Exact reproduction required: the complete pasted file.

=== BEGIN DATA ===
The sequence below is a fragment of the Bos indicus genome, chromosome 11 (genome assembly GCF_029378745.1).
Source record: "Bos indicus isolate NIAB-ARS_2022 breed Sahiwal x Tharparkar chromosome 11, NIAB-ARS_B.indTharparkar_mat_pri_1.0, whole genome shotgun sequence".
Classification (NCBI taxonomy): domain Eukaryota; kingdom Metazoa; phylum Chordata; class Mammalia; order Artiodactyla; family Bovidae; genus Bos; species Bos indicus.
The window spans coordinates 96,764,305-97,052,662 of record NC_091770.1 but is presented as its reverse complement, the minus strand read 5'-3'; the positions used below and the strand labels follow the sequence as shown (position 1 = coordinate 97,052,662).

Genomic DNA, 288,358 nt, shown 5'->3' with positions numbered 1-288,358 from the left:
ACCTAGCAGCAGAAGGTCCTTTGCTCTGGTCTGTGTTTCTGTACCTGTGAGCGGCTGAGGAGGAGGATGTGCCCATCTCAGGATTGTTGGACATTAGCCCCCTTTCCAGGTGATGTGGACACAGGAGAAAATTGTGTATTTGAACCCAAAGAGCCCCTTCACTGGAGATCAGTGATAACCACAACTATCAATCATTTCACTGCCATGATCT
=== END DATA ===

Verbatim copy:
The sequence below is a fragment of the Bos indicus genome, chromosome 11 (genome assembly GCF_029378745.1).
Source record: "Bos indicus isolate NIAB-ARS_2022 breed Sahiwal x Tharparkar chromosome 11, NIAB-ARS_B.indTharparkar_mat_pri_1.0, whole genome shotgun sequence".
Classification (NCBI taxonomy): domain Eukaryota; kingdom Metazoa; phylum Chordata; class Mammalia; order Artiodactyla; family Bovidae; genus Bos; species Bos indicus.
The window spans coordinates 96,764,305-97,052,662 of record NC_091770.1 but is presented as its reverse complement, the minus strand read 5'-3'; the positions used below and the strand labels follow the sequence as shown (position 1 = coordinate 97,052,662).

Genomic DNA, 288,358 nt, shown 5'->3' with positions numbered 1-288,358 from the left:
ACCTAGCAGCAGAAGGTCCTTTGCTCTGGTCTGTGTTTCTGTACCTGTGAGCGGCTGAGGAGGAGGATGTGCCCATCTCAGGATTGTTGGACATTAGCCCCCTTTCCAGGTGATGTGGACACAGGAGAAAATTGTGTATTTGAACCCAAAGAGCCCCTTCACTGGAGATCAGTGATAACCACAACTATCAATCATTTCACTGCCATGATCT